Compensation scheme: HMRC halts redundancy process following High Court ruling
Non-ministerial department was forced to delay launch of new redundancy scheme after court quashed existing terms
The court ruling could see former HMRC staff receiving improved redundancy settlements. Credit: HMRC
HM Revenue and Customs has halted the department’s redundancy programmes after judges ruled that the Whitehall compensation scheme they are based on was unlawful.
An update posted to HMRC’s website yesterday, and seen by Civil Service World, confirmed the department had both halted existing redundancy schemes and delayed launching a proposed new scheme after the High Court ruled the Civil Service Compensation Scheme was unlawful.
Senior judges last month decided that the Cabinet Office acted unlawfully in introducing changes to the compensation scheme in November without consulting the Public and Commercial Services trade union as part of the adoption process.
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A remedy ruling published on Friday following the judicial review ordered the Cabinet Office to pay the PCS and its co-claimants’ costs, and refused the department the right of appeal.
As a result of the ruling, HMRC paused its redundancy schemes, and yesterday’s announcement confirmed that the scheme would remain paused after the final decision quashed the 2016 compensation scheme terms.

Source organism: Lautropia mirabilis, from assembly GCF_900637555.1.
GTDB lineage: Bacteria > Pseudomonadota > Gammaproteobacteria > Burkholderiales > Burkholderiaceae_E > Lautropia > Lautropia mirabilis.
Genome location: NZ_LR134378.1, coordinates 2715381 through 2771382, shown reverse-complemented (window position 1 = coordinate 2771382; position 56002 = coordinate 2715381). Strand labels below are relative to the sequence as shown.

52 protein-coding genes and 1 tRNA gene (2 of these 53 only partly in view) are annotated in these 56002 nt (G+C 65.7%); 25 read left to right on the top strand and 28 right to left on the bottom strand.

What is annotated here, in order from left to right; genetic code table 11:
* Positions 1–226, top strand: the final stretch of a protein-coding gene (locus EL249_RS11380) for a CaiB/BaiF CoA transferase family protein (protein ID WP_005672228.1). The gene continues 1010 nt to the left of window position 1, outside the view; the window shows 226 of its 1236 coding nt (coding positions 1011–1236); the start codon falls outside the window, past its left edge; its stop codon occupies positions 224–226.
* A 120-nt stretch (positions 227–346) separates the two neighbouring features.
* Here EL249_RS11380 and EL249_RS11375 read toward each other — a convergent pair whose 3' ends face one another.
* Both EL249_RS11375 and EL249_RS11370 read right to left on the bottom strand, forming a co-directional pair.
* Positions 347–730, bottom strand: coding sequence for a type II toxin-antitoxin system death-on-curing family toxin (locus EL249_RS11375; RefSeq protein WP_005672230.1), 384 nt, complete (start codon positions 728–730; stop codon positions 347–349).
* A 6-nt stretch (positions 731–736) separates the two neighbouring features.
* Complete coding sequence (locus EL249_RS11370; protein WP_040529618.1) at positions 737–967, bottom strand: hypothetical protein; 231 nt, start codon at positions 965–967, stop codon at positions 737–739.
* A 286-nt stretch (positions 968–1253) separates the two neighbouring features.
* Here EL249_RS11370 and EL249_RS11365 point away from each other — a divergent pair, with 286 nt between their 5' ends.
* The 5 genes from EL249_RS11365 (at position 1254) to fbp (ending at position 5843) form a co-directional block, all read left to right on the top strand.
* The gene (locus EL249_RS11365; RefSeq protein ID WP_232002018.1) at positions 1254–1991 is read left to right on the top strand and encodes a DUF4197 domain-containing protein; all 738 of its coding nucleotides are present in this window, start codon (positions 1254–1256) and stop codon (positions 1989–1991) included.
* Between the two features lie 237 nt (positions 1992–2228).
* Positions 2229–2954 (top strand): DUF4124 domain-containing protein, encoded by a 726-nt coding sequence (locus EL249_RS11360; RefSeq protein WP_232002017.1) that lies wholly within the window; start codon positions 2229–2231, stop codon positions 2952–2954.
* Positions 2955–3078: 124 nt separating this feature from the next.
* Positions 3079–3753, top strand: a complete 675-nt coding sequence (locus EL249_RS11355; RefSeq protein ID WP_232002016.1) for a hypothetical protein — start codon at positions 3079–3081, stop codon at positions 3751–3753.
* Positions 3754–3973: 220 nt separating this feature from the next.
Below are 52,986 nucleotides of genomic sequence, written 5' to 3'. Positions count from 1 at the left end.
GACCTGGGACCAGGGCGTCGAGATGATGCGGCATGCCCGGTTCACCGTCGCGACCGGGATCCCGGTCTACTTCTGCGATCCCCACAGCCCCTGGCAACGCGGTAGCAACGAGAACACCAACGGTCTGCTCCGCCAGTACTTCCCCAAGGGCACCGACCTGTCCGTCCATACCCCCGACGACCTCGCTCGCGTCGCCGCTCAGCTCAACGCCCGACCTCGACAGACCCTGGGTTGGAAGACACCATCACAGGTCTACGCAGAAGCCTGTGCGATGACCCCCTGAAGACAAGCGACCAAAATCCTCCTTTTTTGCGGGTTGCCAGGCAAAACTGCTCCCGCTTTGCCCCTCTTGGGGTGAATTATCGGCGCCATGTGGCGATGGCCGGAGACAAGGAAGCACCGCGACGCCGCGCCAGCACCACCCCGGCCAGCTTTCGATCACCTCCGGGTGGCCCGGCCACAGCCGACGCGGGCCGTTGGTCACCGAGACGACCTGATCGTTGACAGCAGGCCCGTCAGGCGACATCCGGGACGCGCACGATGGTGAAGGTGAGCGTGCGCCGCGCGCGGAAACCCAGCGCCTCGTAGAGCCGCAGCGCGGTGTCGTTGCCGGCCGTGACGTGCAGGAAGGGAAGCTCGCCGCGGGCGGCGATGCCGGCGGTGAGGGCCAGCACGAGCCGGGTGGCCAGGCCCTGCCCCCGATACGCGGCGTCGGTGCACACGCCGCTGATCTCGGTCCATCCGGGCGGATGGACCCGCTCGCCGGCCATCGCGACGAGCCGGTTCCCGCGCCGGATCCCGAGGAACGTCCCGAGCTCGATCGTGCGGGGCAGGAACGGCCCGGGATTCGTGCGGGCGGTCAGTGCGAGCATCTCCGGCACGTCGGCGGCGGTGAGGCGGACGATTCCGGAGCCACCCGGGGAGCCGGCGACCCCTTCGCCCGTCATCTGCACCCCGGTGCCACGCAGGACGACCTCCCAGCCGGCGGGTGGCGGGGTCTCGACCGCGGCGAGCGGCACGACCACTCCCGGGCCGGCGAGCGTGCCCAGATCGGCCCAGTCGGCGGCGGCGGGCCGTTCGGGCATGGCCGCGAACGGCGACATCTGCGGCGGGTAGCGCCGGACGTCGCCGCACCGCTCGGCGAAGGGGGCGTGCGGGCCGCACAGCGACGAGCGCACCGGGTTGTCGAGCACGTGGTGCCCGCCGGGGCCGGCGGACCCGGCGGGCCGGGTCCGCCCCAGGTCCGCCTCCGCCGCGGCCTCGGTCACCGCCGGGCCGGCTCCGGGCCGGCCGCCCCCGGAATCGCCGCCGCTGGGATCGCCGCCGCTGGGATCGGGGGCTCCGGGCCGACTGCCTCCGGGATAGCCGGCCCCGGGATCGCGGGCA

As the government is still considering a further application to appeal, HMRC stated it would provide a fuller update as soon as possible. It was also writing to colleagues who left HMRC under the reformed terms, and those currently waiting for voluntary redundancy offers or for the new voluntary scheme to launch.
The court ruling could mean that hundreds of civil servants given redundancy packages under the terms could see their settlements improved.
The revised compensation scheme, introduced in November 2016, made a series of cuts to entitlement under the compensation scheme, including reducing the standard “tariff” used to calculate exit payouts by more than 25%.
Previously, all three forms of exit – voluntary exit, voluntary redundancy, and compulsory redundancy — awarded departing staff a month's pay for every year served. The change saw this cut to three weeks’ pay for every year served, while voluntary exit payments will be capped at 18 months’ salary. This was down from the current level of 21 months, but higher than the 15 months initially proposed by government. Voluntary redundancy payments were capped at 18 months’ salary, down from 21 months.
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